The Most Important Thing Illuminated: Uncommon Sense for the Thoughtful Investor by Howard Marks
I was hoping to find a book this past month that could help improve my decision-making process when selecting investments. Howard Marks, co-founder of Oaktree Capital Management, delivered with his 2011 book for the “thoughtful investor.” In 20 succinct chapters, Marks covers what he deems to be the 20 most important things to consider as an investor.
While Marks continually mentions value in understanding numbers and metrics for investments, this book does not contain any such numbers. The book emphasizes how psychology is intertwined with money and market decisions. Marks takes pains to convince the reader that investing is in fact complex. The goal of this book is certainly not to provide a how-to model to create your portfolio. Rather, it’s to highlight how many factors a savvy investor needs to consider before making investment decisions. I found a few ideas to be particularly impressionable:
Second Level Thinking:
Also described as ‘contrarian’ thinking, Marks argues that as an investor, you should essentially go against the grain. He provides the following examples:
- “The first level thinker sees unfavorable circumstances and decides to sell. The second level thinker sees that investors have panicked and driven the price to bargain levels and buys.”
- “First-level thinking says, ‘I think the company’s earnings will fall; sell.’ Second-level thinking says, ‘I think the company’s earnings will fall less than people expect, and the pleasant surprise will lift the stock; buy.’”
Marks argues that a truly savvy investor constantly practices second-level thinking. As a fairly novice investor, I will try to incorporate this thinking into my decision-making processes before making any investment. It’s important to try to understand why the market is moving as it is. A second-level thinker considers: a range of potential outcomes, which outcome they think will occur, what the consensus thinks, and the probably that they are right. This seems like a lot of hypotheticals and computations, and that is exactly Marks’ point here. To be an investor intent on consistently beating the market, it requires a great amount of understanding both fundamentals and psychology.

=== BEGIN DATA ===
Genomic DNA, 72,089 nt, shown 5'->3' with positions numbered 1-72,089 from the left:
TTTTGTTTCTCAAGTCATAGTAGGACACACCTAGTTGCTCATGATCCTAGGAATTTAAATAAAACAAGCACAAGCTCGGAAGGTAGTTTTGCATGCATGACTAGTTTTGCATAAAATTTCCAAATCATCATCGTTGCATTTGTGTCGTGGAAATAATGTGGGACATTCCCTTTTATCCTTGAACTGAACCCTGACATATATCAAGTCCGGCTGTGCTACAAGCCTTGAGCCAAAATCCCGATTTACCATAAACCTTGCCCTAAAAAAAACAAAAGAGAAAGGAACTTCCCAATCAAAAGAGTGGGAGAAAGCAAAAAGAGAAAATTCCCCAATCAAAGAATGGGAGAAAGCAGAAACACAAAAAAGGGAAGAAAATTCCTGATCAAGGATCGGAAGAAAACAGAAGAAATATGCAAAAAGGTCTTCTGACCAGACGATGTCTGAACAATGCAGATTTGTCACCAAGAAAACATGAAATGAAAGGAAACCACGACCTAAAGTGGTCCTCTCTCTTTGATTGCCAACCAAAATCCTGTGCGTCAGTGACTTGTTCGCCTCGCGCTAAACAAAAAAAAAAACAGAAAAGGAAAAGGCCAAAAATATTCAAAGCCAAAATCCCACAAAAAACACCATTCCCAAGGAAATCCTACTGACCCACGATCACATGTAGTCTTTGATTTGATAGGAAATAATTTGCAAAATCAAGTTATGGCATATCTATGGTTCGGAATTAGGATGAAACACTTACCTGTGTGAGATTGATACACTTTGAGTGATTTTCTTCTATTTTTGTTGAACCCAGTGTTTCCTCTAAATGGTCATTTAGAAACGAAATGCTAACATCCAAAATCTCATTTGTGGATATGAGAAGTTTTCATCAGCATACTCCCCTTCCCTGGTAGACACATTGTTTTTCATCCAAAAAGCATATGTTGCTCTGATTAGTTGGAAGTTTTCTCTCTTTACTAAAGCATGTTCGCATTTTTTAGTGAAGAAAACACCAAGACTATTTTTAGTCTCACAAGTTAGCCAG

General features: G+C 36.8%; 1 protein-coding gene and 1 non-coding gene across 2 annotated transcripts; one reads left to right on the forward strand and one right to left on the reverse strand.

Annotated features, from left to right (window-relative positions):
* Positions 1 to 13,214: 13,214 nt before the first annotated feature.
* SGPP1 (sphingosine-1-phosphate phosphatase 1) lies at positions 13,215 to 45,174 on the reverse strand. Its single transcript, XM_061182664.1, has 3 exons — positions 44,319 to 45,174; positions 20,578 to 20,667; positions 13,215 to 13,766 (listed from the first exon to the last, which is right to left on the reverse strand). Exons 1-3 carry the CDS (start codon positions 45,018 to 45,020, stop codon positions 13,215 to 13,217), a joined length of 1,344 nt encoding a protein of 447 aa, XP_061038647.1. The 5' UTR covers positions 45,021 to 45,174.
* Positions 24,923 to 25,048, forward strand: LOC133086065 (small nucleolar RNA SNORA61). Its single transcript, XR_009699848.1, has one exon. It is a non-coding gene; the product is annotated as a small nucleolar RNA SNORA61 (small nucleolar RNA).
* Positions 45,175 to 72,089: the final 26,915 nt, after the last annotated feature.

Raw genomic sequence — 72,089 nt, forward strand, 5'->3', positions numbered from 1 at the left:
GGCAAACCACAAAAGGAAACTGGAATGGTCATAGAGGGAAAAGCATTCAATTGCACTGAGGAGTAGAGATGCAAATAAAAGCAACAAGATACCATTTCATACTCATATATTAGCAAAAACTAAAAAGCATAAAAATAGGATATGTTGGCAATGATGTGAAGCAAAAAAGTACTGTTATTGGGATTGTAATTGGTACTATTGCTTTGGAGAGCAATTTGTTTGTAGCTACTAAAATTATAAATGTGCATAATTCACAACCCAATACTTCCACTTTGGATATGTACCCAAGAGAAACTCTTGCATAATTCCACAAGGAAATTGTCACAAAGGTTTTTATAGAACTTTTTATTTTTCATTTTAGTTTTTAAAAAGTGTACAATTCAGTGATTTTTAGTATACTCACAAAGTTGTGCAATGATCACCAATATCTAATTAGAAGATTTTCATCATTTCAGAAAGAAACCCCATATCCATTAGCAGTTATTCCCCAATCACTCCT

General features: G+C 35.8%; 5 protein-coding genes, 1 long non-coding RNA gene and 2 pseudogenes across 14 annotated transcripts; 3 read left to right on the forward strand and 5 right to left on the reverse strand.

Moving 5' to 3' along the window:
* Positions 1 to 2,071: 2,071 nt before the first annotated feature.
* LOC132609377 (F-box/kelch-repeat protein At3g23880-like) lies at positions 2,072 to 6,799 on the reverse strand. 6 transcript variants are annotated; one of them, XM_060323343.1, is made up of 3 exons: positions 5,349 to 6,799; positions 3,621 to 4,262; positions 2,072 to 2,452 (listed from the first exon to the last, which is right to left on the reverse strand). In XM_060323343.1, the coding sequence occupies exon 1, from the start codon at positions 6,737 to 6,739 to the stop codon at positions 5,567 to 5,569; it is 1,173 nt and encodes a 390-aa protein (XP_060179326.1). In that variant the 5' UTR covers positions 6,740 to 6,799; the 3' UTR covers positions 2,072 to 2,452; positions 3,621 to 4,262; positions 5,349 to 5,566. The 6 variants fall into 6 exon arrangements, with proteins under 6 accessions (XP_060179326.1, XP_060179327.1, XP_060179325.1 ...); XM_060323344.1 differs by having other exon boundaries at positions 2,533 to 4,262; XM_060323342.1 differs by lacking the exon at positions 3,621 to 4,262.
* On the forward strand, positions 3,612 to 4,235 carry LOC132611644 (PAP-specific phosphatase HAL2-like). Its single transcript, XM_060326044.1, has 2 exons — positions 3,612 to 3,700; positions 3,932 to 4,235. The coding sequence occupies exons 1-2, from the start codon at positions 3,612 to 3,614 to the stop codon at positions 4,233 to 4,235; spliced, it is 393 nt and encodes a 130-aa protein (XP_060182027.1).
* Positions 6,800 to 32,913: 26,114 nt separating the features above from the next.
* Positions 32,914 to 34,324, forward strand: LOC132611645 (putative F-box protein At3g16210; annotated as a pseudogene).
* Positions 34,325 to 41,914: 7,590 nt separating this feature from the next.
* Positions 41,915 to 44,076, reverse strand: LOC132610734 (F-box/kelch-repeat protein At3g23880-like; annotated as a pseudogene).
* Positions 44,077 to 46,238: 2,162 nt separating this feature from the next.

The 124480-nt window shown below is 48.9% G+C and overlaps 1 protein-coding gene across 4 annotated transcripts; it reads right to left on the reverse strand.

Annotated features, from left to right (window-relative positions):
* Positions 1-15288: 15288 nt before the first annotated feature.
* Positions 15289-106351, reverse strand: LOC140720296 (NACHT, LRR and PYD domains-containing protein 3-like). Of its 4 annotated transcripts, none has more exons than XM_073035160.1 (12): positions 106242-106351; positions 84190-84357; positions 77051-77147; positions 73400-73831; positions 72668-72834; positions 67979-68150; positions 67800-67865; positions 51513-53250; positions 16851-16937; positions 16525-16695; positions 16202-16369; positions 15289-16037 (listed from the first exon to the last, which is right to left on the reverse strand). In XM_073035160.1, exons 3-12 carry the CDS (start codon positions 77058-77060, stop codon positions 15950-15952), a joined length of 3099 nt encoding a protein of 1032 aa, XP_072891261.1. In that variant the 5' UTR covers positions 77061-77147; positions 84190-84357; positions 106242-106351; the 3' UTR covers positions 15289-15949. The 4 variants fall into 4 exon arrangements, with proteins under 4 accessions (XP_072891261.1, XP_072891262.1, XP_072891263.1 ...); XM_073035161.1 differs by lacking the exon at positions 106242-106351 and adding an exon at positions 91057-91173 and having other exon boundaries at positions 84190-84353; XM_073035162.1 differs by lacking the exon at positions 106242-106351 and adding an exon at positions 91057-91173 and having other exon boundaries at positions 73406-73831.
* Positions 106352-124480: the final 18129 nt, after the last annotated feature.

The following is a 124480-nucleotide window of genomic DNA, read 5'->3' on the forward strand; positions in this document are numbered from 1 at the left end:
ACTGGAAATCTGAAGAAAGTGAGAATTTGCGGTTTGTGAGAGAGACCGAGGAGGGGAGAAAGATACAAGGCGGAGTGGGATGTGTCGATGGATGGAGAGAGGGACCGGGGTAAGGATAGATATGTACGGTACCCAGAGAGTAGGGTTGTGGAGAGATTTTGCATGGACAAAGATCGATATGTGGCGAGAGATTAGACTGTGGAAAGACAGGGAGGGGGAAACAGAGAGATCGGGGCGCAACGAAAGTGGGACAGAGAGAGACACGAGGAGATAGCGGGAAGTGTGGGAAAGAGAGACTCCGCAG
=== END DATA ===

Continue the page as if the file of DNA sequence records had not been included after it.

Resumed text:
Marks spends three full chapters on the topic of risk, and I would be doing his book a disservice to try to distill his explanations into a few sentences. A good start-point on understanding risk is to consider it as the possibility of loss. Marks bemoans the fact that the English language doesn’t quite have the right word to describe the volatility/risk associated with investing. The most interesting point I think Marks made in these chapters is that you cannot measure the riskiness of a trade you undertook based on the outcome. You have to gauge it based on what could have happened. Just because you made a tremendous sum of money over a few years on a particular stock doesn’t mean that it was a wise decision, or that you should continue with that particular investment. Similarly, just because you won the lottery doesn’t mean that it was a wise decision to put $20 down for tickets in the first place.
I really found this book to be insightful, particularly because of my Psychology background. If you go into this book expecting a how-to on creating your portfolio, you’ll be disappointed. But there are excellent tidbits of information to consider before making any investment decision. I would consider this a solid reference for the future before making any large investment decisions.
I would recommend this book for a more seasoned investor, one who already understands market fundamentals and who has an established portfolio. The one drawback from this book was the commentary provided in the version I selected. Several professors and market managers added their own analysis to Marks’ in text boxes throughout the book, which made for a disjointed read at times. If you’re planning on getting this book, go for the version without the added commentary.
Star Rating: 2.5/3 stars
Where I’ll go from here:
I’ve already selected The 2% Rule to Get Debt Free Fast for next month’s review. Debt is something that affects millions of Americans, so I’m hopeful there will be some helpful hints for people with debt to utilize to reduce this burden. I’ll also provide a summary of my own changes to my financial habits and decisions as a direct result of reading the books I’ve selected thus far.
I’d love to hear your thoughts in the comments section! What does your decision-making process look like before making an investment?